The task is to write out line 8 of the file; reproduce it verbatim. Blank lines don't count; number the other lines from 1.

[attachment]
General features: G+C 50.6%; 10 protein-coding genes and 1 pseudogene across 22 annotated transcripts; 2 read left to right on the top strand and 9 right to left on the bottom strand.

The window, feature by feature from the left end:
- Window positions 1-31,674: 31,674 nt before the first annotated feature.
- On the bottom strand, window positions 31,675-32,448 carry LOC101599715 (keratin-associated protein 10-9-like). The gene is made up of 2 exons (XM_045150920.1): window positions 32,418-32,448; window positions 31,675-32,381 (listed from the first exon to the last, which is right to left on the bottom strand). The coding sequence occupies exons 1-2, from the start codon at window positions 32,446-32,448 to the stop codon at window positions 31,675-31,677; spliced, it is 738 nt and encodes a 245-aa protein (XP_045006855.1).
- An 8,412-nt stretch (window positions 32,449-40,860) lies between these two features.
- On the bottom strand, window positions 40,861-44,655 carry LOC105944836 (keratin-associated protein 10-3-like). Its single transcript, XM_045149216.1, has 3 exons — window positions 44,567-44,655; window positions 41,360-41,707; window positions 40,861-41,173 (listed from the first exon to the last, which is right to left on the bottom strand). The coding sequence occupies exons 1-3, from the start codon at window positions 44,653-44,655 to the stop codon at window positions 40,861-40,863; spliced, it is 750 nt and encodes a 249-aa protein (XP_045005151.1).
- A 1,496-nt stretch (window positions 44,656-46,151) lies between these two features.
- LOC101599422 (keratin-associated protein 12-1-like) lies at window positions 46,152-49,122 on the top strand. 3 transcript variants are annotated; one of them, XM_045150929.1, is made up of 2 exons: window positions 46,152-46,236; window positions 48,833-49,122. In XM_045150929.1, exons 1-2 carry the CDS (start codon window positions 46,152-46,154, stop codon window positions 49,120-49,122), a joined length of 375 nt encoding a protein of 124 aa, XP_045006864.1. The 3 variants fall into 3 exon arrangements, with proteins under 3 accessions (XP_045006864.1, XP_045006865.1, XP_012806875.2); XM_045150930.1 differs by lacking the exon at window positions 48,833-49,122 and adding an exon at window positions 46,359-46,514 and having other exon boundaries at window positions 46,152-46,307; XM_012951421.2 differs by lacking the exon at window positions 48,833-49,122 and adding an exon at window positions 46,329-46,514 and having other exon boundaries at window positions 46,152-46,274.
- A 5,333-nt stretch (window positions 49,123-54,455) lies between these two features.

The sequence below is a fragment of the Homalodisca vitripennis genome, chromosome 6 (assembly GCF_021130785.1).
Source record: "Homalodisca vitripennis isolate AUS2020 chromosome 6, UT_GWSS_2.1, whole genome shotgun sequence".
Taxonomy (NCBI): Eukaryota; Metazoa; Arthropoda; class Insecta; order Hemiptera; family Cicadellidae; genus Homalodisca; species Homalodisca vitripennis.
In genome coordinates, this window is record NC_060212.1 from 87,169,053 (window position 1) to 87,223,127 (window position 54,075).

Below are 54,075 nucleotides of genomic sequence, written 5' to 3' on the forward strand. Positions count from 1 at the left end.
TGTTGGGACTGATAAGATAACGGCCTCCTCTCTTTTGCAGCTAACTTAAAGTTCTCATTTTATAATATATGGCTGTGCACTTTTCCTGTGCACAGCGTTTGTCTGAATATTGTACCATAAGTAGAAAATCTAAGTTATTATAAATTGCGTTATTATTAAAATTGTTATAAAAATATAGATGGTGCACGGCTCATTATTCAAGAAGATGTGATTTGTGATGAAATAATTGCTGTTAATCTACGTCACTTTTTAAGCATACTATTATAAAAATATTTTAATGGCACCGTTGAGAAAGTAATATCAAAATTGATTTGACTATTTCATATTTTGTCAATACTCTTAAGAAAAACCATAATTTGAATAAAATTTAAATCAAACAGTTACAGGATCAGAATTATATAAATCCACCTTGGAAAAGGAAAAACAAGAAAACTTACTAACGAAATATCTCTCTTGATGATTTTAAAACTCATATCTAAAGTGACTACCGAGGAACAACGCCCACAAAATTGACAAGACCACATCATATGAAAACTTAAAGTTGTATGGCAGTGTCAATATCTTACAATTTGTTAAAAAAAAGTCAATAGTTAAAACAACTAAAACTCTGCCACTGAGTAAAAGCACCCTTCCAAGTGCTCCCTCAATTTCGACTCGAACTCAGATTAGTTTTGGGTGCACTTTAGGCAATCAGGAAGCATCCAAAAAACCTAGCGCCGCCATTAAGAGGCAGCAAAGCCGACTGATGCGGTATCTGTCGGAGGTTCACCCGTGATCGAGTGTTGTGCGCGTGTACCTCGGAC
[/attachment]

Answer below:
- LOC101599422 (keratin-associated protein 12-1-like) lies at window positions 46,152-49,122 on the top strand. 3 transcript variants are annotated; one of them, XM_045150929.1, is made up of 2 exons: window positions 46,152-46,236; window positions 48,833-49,122. In XM_045150929.1, exons 1-2 carry the CDS (start codon window positions 46,152-46,154, stop codon window positions 49,120-49,122), a joined length of 375 nt encoding a protein of 124 aa, XP_045006864.1. The 3 variants fall into 3 exon arrangements, with proteins under 3 accessions (XP_045006864.1, XP_045006865.1, XP_012806875.2); XM_045150930.1 differs by lacking the exon at window positions 48,833-49,122 and adding an exon at window positions 46,359-46,514 and having other exon boundaries at window positions 46,152-46,307; XM_012951421.2 differs by lacking the exon at window positions 48,833-49,122 and adding an exon at window positions 46,329-46,514 and having other exon boundaries at window positions 46,152-46,274.